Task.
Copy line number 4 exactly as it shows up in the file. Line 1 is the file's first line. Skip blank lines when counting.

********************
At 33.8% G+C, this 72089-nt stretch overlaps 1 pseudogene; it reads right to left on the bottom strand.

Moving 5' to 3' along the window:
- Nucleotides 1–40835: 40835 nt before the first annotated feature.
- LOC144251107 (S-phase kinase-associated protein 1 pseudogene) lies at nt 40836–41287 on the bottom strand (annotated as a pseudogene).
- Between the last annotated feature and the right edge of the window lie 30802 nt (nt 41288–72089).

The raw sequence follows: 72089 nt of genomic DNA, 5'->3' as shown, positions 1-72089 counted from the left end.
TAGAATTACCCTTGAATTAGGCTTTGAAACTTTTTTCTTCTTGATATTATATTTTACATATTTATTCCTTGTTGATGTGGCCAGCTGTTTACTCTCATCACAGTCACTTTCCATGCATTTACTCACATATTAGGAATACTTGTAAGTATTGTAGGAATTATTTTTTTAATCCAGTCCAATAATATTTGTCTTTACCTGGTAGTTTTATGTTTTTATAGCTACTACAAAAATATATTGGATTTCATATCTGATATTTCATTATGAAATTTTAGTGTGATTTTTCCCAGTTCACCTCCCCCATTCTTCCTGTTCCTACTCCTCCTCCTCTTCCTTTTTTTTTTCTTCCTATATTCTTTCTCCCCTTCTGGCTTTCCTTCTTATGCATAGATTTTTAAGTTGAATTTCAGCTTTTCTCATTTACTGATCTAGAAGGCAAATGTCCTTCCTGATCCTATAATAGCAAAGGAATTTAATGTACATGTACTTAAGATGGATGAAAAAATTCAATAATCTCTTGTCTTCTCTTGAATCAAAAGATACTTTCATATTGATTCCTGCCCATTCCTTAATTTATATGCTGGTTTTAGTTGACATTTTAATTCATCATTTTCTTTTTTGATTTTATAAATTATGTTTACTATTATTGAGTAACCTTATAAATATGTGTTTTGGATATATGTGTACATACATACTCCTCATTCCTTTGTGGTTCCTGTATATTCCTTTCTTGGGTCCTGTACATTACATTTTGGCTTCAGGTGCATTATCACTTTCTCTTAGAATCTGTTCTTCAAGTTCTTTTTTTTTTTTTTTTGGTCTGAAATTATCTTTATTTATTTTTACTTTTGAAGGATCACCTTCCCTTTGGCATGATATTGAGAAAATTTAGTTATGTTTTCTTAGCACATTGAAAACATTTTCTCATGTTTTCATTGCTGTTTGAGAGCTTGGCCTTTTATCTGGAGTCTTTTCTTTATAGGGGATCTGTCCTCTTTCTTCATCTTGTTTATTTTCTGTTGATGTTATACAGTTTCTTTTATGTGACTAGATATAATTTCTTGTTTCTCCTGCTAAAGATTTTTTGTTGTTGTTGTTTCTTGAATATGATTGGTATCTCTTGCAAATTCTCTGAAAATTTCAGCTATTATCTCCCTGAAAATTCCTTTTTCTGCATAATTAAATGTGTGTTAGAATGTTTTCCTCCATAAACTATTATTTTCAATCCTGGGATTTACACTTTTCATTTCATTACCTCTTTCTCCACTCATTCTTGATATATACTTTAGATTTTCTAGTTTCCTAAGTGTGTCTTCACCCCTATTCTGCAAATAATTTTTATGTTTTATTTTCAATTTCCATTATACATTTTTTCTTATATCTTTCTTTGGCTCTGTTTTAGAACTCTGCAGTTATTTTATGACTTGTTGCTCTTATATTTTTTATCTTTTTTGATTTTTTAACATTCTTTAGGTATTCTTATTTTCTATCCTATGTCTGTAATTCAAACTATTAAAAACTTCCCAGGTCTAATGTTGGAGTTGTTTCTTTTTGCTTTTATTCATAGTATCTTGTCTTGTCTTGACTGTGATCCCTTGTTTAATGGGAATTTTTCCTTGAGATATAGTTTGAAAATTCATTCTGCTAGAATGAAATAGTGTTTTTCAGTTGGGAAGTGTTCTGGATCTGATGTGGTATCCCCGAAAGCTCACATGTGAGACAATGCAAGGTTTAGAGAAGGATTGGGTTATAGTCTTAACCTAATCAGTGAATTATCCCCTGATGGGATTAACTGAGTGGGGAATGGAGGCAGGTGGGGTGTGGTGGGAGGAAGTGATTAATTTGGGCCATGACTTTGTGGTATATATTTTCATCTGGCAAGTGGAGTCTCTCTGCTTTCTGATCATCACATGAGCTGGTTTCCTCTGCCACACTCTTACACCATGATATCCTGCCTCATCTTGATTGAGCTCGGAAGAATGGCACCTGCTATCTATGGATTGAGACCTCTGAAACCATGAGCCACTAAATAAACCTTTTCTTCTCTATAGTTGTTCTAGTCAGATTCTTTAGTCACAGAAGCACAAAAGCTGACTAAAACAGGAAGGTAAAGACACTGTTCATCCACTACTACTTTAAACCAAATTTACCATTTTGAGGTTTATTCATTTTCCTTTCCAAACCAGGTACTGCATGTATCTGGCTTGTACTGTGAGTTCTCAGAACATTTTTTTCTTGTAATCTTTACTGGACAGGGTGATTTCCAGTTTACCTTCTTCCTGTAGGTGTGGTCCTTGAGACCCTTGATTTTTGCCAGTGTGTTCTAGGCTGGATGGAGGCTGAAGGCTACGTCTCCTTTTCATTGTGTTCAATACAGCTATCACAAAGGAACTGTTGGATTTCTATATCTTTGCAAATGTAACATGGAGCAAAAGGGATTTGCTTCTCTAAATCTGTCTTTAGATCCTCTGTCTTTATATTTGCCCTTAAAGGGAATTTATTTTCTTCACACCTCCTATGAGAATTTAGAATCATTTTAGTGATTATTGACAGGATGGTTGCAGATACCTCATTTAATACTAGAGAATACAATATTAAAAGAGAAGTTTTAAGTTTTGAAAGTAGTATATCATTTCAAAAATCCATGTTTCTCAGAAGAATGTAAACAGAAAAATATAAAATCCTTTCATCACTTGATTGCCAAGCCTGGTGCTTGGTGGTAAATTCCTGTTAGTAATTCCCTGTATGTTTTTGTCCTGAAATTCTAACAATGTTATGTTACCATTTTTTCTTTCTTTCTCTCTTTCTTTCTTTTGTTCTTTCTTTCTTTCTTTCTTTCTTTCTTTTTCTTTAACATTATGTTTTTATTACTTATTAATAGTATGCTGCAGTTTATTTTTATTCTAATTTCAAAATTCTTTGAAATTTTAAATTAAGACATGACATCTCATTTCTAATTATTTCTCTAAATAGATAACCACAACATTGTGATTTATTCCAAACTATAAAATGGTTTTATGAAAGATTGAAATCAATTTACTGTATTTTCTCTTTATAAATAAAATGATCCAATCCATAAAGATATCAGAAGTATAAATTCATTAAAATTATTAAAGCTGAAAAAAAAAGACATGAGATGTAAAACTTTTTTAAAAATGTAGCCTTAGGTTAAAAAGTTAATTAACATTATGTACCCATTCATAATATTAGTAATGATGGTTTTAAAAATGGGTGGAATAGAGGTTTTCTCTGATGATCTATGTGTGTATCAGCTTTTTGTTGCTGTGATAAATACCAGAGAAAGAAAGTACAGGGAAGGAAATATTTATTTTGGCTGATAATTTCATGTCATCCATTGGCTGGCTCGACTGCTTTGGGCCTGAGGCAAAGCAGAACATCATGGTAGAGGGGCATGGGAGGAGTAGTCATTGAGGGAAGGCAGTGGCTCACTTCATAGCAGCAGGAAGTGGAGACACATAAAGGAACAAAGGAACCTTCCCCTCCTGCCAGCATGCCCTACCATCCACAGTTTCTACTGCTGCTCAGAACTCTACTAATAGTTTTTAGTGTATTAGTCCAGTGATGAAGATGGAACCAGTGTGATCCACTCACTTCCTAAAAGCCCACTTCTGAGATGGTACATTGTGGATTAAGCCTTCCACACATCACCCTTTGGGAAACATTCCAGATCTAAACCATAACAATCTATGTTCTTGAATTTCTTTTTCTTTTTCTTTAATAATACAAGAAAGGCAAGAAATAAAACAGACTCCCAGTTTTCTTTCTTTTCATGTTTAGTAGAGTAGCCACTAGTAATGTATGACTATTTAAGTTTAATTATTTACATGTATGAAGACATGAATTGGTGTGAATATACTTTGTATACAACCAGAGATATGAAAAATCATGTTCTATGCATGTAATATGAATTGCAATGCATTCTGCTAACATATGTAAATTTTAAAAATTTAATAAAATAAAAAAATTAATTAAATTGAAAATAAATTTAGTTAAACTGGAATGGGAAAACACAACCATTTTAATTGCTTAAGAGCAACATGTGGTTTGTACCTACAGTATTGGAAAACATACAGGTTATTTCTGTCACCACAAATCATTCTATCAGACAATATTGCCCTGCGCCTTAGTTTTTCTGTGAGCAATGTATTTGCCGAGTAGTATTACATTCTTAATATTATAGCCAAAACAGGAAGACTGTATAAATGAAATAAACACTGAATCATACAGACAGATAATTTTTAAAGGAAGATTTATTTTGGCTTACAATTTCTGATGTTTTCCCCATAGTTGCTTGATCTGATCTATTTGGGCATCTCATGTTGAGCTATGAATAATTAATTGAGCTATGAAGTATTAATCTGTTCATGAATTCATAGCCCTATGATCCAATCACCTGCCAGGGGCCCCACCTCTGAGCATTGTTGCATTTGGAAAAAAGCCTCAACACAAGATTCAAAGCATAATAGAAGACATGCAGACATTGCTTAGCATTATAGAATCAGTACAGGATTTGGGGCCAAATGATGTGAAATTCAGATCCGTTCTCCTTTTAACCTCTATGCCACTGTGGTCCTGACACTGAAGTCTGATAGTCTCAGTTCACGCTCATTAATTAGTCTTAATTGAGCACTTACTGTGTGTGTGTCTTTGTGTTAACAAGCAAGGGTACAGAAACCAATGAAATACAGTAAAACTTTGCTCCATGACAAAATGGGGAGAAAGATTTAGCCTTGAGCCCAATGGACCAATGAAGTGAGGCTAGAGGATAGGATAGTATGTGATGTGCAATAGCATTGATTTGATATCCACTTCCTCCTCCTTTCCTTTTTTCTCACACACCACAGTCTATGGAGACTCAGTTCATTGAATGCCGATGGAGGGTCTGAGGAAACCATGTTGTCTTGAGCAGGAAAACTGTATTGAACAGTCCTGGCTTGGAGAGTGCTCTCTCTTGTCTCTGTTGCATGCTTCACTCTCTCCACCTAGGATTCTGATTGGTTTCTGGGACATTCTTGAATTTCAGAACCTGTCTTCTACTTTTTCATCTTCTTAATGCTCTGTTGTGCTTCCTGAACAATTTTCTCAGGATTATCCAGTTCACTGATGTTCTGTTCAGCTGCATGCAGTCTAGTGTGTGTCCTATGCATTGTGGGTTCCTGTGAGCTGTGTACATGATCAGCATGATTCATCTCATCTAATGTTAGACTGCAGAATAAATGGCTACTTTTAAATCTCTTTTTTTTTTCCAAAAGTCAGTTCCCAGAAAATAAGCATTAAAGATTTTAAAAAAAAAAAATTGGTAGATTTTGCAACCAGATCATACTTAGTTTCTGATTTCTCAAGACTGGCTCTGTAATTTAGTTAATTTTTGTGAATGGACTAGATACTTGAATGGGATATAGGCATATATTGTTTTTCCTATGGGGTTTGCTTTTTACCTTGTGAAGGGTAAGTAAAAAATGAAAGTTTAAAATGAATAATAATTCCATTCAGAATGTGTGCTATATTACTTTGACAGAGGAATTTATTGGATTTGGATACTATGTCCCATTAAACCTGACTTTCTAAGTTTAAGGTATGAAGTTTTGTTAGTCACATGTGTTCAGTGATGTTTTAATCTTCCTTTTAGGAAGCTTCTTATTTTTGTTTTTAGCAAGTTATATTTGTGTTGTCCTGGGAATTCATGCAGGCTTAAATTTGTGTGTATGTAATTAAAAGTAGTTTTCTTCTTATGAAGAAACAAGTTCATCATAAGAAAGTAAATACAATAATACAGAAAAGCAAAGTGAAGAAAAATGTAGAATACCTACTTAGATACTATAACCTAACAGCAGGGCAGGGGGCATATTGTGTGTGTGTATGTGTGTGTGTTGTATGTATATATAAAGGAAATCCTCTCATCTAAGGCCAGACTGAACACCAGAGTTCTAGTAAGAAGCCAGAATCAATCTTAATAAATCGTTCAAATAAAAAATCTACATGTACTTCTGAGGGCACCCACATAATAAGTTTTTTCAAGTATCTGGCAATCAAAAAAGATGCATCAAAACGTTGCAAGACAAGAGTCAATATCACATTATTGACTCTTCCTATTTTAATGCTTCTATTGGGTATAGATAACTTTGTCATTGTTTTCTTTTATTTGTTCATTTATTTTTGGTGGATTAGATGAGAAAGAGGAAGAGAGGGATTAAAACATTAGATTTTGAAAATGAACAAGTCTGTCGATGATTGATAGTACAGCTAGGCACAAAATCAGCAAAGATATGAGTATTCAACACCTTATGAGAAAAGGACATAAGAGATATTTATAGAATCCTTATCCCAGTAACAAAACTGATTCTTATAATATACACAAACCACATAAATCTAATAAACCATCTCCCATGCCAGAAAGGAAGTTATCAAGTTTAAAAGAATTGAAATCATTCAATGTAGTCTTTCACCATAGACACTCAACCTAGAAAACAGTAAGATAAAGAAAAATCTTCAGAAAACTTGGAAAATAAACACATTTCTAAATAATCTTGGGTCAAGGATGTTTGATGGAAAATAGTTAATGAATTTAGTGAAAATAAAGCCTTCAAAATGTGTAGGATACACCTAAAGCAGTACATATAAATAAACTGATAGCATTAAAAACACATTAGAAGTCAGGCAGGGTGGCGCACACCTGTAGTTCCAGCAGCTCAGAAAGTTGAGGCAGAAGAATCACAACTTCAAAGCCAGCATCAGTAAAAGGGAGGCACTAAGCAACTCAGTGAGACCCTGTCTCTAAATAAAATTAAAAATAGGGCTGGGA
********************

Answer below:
- LOC144251107 (S-phase kinase-associated protein 1 pseudogene) lies at nt 40836–41287 on the bottom strand (annotated as a pseudogene).